I have a query in relation to sick leave. The issue I have is that an employee who has been certified as suffering from depression is absent from work on a very regular basis - he does come to work frequently but is absent for at least up to 5 days per month. The fact that he is in and out of work is very disruptive for our scheduling. However, I am unsure how to proceed as we are more used in these situations for people to be out on continuous long term sick leave rather than intermittently. He has already attended our Company doctor for review. The issue of the intermittent absences is something I would need help in addressing if possible – would you have any guidance on that for me?Posted in : First Tuesday Q&A ROI on 1 October 2013
A long term illness may in certain cases by considered a disability for the purposes of employment equality legislation. Depending on the determination of the medical practitioner, the employee may have a disability, and therefore there is a risk that any action taken by the Company to address the absenteeism could be considered discriminatory.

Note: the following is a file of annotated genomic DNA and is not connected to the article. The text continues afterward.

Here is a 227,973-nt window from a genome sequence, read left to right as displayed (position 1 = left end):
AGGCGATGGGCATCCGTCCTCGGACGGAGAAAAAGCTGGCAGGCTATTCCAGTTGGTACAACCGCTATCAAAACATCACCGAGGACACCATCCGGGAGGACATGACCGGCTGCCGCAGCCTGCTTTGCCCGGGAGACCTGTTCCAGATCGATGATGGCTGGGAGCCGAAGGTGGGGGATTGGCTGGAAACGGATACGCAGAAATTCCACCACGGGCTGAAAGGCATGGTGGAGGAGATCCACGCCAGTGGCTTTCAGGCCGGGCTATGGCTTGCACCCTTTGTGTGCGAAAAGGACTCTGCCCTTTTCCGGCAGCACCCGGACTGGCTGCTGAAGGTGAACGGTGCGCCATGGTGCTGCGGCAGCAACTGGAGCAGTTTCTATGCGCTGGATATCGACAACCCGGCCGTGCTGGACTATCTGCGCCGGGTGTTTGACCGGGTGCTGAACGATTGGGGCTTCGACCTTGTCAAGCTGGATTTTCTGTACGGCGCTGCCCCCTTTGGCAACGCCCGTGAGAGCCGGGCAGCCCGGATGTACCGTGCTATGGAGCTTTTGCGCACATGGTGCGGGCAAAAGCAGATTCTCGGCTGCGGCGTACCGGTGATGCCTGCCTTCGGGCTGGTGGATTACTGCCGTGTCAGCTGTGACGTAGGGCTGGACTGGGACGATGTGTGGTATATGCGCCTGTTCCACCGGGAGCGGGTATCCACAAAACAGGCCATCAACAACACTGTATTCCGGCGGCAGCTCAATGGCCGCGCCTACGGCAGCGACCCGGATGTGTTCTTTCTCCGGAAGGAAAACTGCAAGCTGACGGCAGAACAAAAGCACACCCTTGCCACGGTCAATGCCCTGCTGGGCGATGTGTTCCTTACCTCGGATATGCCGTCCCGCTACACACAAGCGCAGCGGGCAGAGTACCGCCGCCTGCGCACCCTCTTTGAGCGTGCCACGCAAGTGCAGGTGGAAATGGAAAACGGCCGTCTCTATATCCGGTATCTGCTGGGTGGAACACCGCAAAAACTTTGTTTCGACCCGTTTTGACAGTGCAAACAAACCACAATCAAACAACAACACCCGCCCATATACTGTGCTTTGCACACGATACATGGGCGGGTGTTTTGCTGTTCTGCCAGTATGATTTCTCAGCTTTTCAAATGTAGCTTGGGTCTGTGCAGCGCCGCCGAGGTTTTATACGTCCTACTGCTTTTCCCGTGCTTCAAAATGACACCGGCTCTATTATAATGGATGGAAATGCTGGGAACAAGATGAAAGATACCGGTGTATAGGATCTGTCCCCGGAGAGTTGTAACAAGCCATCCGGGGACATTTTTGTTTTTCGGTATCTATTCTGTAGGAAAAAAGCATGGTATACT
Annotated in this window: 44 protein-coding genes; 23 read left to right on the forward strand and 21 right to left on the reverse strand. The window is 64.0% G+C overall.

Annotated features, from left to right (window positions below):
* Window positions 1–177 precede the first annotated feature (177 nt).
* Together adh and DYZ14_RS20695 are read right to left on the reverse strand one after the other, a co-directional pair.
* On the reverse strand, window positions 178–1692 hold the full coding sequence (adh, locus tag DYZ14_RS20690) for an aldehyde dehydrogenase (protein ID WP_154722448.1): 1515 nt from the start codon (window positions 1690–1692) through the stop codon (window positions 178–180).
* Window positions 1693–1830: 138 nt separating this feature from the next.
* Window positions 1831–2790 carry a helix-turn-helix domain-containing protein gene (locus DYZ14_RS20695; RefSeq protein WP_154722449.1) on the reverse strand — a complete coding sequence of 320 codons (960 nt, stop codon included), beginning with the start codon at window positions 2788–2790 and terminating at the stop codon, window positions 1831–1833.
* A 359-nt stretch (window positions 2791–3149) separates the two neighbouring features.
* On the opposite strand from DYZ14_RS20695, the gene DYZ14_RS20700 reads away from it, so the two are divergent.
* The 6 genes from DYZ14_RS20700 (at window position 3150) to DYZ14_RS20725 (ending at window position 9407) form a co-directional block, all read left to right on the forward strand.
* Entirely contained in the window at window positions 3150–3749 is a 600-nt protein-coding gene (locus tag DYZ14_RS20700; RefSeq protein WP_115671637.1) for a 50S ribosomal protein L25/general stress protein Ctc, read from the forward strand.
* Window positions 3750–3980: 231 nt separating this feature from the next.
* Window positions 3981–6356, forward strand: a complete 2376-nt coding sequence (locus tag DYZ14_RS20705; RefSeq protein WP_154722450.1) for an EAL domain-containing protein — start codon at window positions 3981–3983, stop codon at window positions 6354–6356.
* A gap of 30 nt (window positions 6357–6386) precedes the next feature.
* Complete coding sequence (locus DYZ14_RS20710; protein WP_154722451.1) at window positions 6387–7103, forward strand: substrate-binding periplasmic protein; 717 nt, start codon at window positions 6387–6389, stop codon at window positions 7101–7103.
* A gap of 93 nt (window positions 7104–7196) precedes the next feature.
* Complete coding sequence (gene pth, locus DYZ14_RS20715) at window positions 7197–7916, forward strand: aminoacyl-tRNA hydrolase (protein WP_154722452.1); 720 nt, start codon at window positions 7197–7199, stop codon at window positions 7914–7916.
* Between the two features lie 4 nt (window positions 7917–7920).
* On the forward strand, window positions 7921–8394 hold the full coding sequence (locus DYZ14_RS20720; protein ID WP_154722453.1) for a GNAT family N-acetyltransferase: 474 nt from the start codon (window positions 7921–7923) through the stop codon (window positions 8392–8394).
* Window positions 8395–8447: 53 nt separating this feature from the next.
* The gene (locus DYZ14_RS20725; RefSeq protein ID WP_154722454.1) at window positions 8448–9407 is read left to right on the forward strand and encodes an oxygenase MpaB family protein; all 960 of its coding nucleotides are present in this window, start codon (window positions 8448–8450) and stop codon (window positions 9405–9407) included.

In the first instance, the employer should refer the employee for examination by a medical practitioner to establish his/her fitness to work (if this has not already been done). The employer should then engage with the employee in question regarding the issue in the context of the medical report received.
Under the Employment Equality Acts 1998 to
Already a subscriber?
Click here to login and access the full article.Log in now to read the full article
Don't miss out, start your free trial today!
Are you fully aware of the benefits of Legal-Island's Irish Employment Law Hub? We help thousands of people like you understand how the latest changes in Irish employment law impact your business through a mix of case law analysis and in-depth articles. All delivered right to your inbox.
We help you to understand the ramifications of each important case from Ireland and Europe.
We help you ensure that your organisation's policies and procedures are fully compliant with Irish law.
You will receive regular updates on Irish employment law including case law reviews, legislative changes, topical updates as well as answers to your burning questions through our Q&A feature.
You will have 24/7 access to the Employment Law Hub so you can research case law and HR issues when you need to.
Back to Q&A's This article is correct at 02/09/2015
The information in this article is provided as part of Legal-Island's Employment Law Hub. We regret we are not able to respond to requests for specific legal or HR queries and recommend that professional advice is obtained before relying on information supplied anywhere within this article.